The Handwriting on the Wall

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P.H. Roberts Publishing Company, 1903 - 377 pages
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Page 352 - ... of all the various modes and forms of government, that is best which is capable of producing the greatest degree of happiness and safety, and is most effectually secured against the danger of...
Page 179 - Hitherto it is questionable if all the mechanical inventions yet made have lightened the day's toil of any human being. They have enabled a greater population to live the same life of drudgery and imprisonment, and an increased number of manufacturers and others to make fortunes.
Page 373 - I see in the near future a crisis approaching that unnerves me and causes me to tremble for the safety of my country. As a result of the war, corporations have been enthroned and an era of corruption in high places will follow, and the money power of the country will endeavor to prolong its reign by working upon the prejudices of the people until all wealth is aggregated in a few hands, and the Republic is destroyed.
Page 34 - Why, man, he doth bestride the narrow world, Like a Colossus ; and we petty men Walk under his huge legs, and peep about To find ourselves dishonourable graves.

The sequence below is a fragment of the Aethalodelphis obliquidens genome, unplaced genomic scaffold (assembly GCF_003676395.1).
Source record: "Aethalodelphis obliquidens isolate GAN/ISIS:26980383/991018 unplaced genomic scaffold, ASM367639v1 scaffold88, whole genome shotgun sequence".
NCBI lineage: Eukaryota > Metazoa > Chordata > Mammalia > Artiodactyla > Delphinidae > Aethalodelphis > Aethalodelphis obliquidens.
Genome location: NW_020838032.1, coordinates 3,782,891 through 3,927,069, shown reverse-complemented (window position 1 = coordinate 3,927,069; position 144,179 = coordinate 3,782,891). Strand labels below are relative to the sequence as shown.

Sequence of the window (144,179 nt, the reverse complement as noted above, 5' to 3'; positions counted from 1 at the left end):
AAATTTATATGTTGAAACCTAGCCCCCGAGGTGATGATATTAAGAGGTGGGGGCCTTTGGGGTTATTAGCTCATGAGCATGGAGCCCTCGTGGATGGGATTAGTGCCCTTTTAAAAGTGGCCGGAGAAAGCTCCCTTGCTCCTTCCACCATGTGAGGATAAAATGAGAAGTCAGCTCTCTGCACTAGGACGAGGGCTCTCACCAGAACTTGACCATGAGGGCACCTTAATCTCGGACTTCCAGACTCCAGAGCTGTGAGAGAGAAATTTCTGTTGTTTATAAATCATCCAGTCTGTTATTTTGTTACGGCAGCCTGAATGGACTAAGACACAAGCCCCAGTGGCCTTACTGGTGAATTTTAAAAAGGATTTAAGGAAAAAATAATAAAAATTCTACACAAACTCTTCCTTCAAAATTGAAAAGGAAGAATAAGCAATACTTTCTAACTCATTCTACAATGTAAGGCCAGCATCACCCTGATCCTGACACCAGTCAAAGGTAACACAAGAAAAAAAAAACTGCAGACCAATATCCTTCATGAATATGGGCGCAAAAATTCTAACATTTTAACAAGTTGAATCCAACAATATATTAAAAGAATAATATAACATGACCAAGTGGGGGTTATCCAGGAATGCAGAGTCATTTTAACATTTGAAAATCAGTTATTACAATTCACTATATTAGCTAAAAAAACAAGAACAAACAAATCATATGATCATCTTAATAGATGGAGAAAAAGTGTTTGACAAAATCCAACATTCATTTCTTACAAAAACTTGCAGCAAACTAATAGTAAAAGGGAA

Page 65 - You can fool some of the people all of the time, and all of the people some of the time, but you cannot fool all of the people all of the time.
Page 276 - Laborers have had their attention directed to 'the sweet by and by,' to the utter neglect of the conditions arising from 'the bitter now and now.' The church and the ministry have been the 'apologists and defenders of the wrongs committed against the interests of the people, simply because the perpetrators are the possessors of wealth.' Asked as to the means he would suggest for a reconciliation of the church and the masses, Mr. Gompers recommends 'a complete reversal of the present attitude.' He...
Page 288 - Thus also a vine or other tree might be said to be in common, as all men were equally entitled to its produce ; and yet any private individual might gain the sole property of the fruit, which he had...
Page 352 - ... when any government shall be found inadequate or contrary to these purposes, a majority of the community hath an indubitable, unalienable, and indefeasible right, to reform, alter, or abolish it, in such manner as shall be judged most conducive to the public weal.
Page 340 - If he desire to travel a thousand miles, he can get ready for his journey in five minutes. His whole outfit need not cost seventyfive cents; and all his baggage can be put into a handkerchief. On ten dollars he can travel for a year without work, or he can travel simply on his ability to work, or he can travel as a pilgrim. You may reply that any savage can do the same thing. Yes, but any civilized man cannot; and the Japanese has been a highly civilized man for at least a thousand years. Hence his...
Page 209 - The Philadelphia Press some time ago published the following: — " Danger Ahead ! — There is no doubt about it that New York is divided into two great classes, the very rich and the very poor. The middling classes of reputable, industrious, fair-to-do people are gradually disappearing, going up in the scale of worldly wealth or down into poverty and embarrassment. It seems unquestioned that between these classes exists, and is rapidly growing, under intentional fostering of evil men, a distinct,...

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